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HOW TO SELL MORE BY MAKING YOUR ARTICLES BALANCED
By Krista Jones in Roswell, GA

When you’re writing about the Westin Maui Resort and Spa — which is something I had to do for a recent writing project — it is easy to focus on the resort’s beauty and all the wonderful advantages of staying there.

For instance, you might write that it’s situated along a magnificent stretch of Ka’anapali Beach, with spectacular views of Lanai and Molokai. You might also write about its exclusive services, first-rate restaurants, and cultured entertainment. And you might add that although it is a world unto itself, it is just minutes from Maui’s many attractions.

Those are all wonderful points to make. But as nice as they are, they may not be enough to get an editor’s attention.  So what more do you need to do?

Here’s a secret I learned from AWAI’s Accelerated Program for Six-Figure Copywriting that will help you make your articles more appealing to editors — and, of course, to “regular-old” readers, too…

FOUR TIPS FOR WRITING COMPELLING… AND SALEABLE ARTICLES

Granted, writing marketing sales copy and travel articles may seem like two very different things. But they’re not as far apart as you probably think.  Both need to be persuasive and well-balanced. And that’s exactly what applying “The Four-Legged Stool” will do for your writing — whether its intent is to sell somebody a product or service (as a marketing piece does) or sell somebody a destination (as a travel article does).

Here are the four legs of the stool:

1. Benefits: Don’t just tell your reader a resort has spacious rooms.

Tell her how the hotel’s spacious rooms give her a great view no matter which one she’s in. Don’t just tell her that the resort offers a long list of activities. Tell her, instead, that it’s perfect for all types of Hawaiian vacations — from a lazy beachfront getaway to a high-octane escape — because it has thrilling diversions and amenities to satisfy every interest.

AND…take some time to search for benefits that may not be so obvious. Since these types of benefits are more abstract, it can be more difficult to convey them.

For example, a more abstract benefit of staying at the Westin (a decidedly upscale resort) is feeling prestigious. But rather than stating that outright, you’d want to convey that benefit to your reader by illustrating the specifics that add up to “prestigious.”

Talk about the turn-down service. Talk about the fine dining. Talk about the 1,000-thread-count sheets. You want your reader to absorb that feeling of “prestige” from your article. Do that, and the result will be a much more powerful article.

2. Ideas: Benefits are great, but to really engage your reader, also give her an appealing idea to think about. For the idea to work it should meet two requirements: It must reinforce her pre-existing beliefs and feelings, and it must present an authentic view.

So in the case of the Westin example, if you’re writing to a busy reader who’s looking for a genuinely pampering escape, then you want to state that idea clearly in your article. Take a position about this place, in other words. Tell your reader “If you’re busy schedule has driven you to the brink, there’s no better place to reclaim your sanity and recharge, than at the Westin Maui Resort and Spa, where your comfort is, without question, the staff’s number one priority.”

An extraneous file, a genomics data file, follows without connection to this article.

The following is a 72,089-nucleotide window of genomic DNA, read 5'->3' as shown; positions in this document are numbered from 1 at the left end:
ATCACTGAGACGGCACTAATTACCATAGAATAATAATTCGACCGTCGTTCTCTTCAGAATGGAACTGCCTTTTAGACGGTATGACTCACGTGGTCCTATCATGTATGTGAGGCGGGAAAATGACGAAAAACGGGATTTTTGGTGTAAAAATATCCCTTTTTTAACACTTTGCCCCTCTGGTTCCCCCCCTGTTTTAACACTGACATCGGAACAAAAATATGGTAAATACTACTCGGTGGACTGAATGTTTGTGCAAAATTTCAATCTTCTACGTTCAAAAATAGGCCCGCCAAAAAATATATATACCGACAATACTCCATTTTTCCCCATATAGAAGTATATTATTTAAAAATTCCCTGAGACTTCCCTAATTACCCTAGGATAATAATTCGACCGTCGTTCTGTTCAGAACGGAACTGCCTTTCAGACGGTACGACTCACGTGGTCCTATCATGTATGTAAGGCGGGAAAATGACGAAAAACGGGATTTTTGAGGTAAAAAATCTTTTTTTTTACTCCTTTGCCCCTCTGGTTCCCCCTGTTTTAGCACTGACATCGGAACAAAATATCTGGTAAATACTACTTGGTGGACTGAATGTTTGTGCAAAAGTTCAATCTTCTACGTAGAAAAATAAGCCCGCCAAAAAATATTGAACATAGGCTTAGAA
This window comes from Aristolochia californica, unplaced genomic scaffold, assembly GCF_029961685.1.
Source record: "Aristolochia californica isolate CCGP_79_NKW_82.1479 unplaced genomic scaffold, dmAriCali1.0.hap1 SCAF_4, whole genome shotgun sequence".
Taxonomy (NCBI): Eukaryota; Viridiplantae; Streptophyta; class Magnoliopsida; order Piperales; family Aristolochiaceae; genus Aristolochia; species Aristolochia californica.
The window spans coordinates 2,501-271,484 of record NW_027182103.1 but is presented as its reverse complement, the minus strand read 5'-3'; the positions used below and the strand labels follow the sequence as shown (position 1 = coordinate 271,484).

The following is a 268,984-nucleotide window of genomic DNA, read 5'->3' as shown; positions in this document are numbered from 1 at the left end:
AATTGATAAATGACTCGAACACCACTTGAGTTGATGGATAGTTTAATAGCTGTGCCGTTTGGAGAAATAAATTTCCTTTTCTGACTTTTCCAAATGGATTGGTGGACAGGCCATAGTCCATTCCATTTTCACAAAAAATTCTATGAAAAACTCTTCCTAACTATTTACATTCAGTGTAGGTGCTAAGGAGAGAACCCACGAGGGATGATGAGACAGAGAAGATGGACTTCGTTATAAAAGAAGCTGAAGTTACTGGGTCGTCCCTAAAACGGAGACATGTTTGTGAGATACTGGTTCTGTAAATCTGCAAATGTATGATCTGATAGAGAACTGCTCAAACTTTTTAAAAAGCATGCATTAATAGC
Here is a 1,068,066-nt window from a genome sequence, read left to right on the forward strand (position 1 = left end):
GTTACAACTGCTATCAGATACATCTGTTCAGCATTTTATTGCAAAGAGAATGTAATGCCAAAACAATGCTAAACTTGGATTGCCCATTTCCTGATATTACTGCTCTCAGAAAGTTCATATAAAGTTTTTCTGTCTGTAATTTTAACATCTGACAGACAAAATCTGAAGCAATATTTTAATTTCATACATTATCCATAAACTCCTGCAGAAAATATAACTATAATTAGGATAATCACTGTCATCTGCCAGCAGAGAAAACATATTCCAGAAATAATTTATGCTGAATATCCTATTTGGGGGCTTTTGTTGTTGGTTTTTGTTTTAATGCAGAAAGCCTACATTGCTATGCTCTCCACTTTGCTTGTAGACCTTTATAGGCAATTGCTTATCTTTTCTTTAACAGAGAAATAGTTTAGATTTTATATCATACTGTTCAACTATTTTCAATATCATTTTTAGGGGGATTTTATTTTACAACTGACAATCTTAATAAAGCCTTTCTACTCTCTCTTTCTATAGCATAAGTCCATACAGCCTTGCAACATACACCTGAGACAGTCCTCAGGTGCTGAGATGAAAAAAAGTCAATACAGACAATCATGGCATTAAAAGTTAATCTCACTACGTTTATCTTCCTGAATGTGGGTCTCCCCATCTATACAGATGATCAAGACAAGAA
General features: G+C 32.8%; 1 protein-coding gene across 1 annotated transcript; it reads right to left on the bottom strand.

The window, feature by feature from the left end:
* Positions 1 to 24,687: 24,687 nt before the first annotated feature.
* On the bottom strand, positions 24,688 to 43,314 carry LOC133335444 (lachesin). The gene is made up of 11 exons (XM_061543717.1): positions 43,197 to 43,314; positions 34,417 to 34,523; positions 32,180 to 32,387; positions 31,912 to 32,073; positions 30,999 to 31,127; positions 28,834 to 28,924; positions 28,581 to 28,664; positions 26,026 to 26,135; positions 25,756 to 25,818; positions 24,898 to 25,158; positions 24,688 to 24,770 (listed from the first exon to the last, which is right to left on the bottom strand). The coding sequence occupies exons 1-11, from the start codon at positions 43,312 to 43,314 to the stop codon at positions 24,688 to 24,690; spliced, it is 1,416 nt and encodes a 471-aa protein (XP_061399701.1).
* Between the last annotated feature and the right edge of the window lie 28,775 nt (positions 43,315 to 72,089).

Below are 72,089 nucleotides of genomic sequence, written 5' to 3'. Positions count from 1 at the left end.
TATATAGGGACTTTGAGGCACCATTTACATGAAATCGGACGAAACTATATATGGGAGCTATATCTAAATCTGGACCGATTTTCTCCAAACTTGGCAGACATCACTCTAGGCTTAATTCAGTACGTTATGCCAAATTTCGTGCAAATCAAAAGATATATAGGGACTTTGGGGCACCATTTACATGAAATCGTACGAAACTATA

You need a clear “angle” that will appeal to your reader, and that angle is your big idea.

3. Credibility: Give readers a reason to believe you. One of the best ways to establish credibility is to include photographs that further illustrate what your article states. Also helpful are quotes from people that reinforce your idea.

For instance, in an article about the Westin Maui, you might quote the General Manager talking about what he or she thinks is the number one way the resort distinguishes itself. And you might quote fellow guests. Find somebody who’s staying there to say, “I work 65 hours a week, minimum, back in New York. I have three weeks of vacation a year. I could have gone someplace closer to the east coast, sure — and I used to. But I’ve been coming here every year for the past five years because no place else provides this kind of genuine getaway.  When it’s all said and done, this is the place I dream about when I’m stuck in traffic and ready to pull my hair out.”

4. Track Record: Hmmm… that one sounds a little bit trickier, doesn’t it? Not to worry — it just means you should state the “performance record” of the place or service you’re writing about.

For the Westin, you might state how long the resort has been the number one resort on the island. Or if you’re writing about a café, talk about the number of satisfied customers, number of years in business, or what critics have to say.

I always keep the four-legged stool in mind as I write because it lets me know that my piece is balanced. Try it…I’m sure you’ll be pleased with the results.

[EDITOR’S NOTE: Krista Jones is a former Environmental Scientist turned copywriter who credits AWAI’s Accelerated Course for Six-Figure Copywriting for not only teaching her how to write effective copy, but for helping her improve all areas of her writing.

Learn more about opportunities to profit from your travels (and even from your own home) in our free online newsletter The Right Way to Travel.]

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